The 100th release of open source web browser Mozilla Firefox is now available to download ahead of a formal release on May 3.
This monumental milestone for Mozilla was made possible thanks to a sped-up release cycle, with devs issuing a new build of the browser more or less every month.
Even so, it’s still a release worth celebrating.
If you’re on Linux — I’m assuming most of you are 😉 — you get to enjoy GTK overlay scrollbars in Firefox 100. We talked up this addition in the previous release, Firefox 99. These subtler scroll points don’t revolutionise the web, but they help make the browser look more at home on modern Linux desktops.
If you’re on Windows — no judgement here — then you also get new slimmer scrollbars, with the browser following the system accessibility setting. Windows users get hardware accelerated AV1 video on supported Intel, AMD, and NVIDIA GPUs.
Other changes include support for captions and subtitles in Picture-in-Picture mode for a select number of video streaming sites. PIP is the little pop-out player that is available when viewing some video services, including YouTube, Amazon Prime Video, and Netflix.
Firefox’s built-in spellchecker can handle proofing from multiple language dictionaries at the same time. Sounds like a headache; I struggle to proof in my native tongue!
Also new in Firefox 100 is a ‘website appearance’ section in the system settings. Here you can set your dark mode preferences for websites that support it (not this one, sadly – dark mode support is still on the to-do card in the omg Trello). Firefox gives you four choices here: follow Firefox setting, system setting, light, or dark.
Lots of bug fixes are included too.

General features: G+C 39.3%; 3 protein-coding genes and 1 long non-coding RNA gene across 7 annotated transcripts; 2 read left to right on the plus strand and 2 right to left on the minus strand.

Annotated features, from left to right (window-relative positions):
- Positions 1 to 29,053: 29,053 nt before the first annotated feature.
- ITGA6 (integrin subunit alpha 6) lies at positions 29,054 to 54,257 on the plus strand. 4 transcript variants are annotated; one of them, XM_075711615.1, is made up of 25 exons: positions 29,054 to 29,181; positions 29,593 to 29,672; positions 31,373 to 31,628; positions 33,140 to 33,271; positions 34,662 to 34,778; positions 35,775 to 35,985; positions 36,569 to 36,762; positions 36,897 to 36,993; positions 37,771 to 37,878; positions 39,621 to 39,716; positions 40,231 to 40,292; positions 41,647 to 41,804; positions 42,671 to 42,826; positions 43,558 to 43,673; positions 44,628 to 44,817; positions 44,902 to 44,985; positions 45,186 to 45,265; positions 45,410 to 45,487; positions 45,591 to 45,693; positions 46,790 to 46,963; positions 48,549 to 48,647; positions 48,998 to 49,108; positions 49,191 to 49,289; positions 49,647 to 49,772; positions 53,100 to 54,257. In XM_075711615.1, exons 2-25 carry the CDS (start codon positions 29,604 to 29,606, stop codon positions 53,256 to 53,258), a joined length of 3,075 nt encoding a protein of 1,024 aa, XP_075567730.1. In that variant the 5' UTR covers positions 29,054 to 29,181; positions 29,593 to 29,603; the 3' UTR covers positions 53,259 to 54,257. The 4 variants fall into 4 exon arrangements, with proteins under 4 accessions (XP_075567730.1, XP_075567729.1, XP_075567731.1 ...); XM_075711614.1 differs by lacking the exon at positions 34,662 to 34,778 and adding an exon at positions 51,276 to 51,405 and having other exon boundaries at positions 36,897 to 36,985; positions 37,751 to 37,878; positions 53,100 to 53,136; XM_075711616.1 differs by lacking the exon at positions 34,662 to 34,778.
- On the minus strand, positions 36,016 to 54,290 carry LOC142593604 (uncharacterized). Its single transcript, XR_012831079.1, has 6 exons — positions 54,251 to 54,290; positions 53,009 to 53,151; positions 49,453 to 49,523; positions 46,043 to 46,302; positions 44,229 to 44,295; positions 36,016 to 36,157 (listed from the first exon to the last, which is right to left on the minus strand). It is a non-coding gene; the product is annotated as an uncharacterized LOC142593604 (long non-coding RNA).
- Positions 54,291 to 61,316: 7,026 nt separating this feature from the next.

Notable Linux fixes include resolving an issue where maximised windows would get stuck in their initial size when restoring a previous session; ironing out Wayland-related woes with the bookmark panel jumping and other menus flashing; and bumping the contrast of the active tab under system dark mode.
Finally, Mozilla do caution that some websites ‘might not work correctly’ in Firefox 100. This is due to the new three-digit version number. While the chances of you encountering this are relatively small, and other web browser’s scooting into three-digit version numbers (i.e. Google Chrome, Chromium) face similar issues, it’s something to be aware of.
Download Firefox 100
Firefox 100 is free, open source software available for Windows, macOS, and Linux. You can download the latest release from the official Firefox website. Existing users will get this update automatically via an in-app update or, on Ubuntu, via the Snap Store or Ubuntu repo.
Side note: if you want to replace the Firefox Snap with the Firefox deb on Ubuntu, we wrote a guide on it last week. It’s probably not something everyone should do as Ubuntu devs say better Firefox Snap performance is on the way.